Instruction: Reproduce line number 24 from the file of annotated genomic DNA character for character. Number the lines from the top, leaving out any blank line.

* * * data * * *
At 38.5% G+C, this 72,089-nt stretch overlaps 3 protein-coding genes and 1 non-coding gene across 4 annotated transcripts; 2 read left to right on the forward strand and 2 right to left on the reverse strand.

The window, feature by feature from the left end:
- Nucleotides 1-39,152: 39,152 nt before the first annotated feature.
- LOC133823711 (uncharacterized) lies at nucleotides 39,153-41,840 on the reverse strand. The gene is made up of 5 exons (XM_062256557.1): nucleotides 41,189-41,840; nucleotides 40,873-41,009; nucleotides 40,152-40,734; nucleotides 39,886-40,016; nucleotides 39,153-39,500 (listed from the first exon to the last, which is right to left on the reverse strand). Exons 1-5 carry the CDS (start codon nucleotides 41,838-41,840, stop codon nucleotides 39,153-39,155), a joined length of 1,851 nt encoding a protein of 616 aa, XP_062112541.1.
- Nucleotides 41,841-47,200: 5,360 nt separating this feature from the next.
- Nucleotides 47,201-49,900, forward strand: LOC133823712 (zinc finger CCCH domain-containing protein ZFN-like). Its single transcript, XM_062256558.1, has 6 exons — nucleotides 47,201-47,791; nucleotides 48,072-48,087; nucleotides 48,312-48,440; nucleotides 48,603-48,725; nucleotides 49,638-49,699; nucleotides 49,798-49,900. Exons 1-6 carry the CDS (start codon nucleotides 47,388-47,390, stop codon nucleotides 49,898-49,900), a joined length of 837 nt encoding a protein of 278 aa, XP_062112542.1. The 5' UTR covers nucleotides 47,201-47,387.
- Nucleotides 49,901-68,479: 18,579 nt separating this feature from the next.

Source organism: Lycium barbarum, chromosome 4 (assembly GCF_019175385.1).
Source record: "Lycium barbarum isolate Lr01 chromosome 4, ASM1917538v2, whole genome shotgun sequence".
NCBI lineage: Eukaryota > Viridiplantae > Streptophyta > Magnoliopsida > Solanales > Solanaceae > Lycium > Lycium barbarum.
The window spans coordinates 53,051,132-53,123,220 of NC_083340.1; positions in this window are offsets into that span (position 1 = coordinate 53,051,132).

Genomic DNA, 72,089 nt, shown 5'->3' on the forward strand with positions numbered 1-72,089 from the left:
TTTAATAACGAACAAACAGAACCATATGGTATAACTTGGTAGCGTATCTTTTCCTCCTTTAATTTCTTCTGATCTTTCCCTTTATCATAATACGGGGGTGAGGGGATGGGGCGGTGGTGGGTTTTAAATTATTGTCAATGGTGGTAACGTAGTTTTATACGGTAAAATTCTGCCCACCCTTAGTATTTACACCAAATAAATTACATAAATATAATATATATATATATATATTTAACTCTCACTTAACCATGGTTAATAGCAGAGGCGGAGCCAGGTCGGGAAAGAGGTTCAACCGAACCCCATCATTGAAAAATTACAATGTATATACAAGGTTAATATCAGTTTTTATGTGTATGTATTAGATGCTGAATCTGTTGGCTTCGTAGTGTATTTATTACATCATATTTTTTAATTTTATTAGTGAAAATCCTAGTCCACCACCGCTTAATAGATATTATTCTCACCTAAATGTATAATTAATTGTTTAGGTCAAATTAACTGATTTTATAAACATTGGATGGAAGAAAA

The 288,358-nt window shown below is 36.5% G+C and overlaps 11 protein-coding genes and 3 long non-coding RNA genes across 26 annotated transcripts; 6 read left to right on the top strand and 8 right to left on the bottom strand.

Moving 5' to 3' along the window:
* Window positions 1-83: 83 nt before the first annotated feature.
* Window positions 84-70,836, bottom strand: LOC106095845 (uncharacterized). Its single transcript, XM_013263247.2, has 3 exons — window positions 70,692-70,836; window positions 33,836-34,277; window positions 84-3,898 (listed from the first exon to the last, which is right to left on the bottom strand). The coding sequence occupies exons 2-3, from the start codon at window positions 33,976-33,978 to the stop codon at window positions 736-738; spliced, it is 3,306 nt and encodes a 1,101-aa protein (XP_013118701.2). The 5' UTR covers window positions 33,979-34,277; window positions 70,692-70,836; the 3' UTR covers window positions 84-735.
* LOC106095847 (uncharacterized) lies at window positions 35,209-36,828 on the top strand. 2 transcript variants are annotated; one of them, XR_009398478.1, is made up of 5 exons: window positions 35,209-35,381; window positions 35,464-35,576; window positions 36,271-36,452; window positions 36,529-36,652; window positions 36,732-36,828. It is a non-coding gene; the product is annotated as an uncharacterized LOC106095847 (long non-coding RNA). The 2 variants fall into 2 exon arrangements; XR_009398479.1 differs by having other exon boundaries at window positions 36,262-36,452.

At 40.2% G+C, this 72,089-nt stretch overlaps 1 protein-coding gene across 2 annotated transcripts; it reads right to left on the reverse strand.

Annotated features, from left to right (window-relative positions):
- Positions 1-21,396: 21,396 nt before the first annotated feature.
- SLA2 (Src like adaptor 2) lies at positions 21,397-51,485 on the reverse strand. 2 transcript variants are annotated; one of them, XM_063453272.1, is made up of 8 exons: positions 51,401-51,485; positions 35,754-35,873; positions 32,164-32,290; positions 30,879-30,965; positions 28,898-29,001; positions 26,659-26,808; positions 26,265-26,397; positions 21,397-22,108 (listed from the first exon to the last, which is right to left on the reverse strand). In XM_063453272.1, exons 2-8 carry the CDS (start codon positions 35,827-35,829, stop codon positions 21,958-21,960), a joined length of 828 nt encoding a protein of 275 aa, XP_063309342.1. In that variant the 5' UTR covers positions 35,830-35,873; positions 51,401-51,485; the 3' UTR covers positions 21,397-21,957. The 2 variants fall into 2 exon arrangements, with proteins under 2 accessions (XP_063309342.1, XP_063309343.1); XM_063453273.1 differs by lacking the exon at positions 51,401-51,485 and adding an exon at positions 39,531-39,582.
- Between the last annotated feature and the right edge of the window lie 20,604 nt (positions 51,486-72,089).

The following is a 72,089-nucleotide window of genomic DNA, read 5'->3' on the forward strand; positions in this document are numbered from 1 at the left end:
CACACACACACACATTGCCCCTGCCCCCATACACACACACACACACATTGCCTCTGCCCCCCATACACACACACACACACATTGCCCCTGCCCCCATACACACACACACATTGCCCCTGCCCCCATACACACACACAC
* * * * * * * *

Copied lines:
The following is a 72,089-nucleotide window of genomic DNA, read 5'->3' on the forward strand; positions in this document are numbered from 1 at the left end: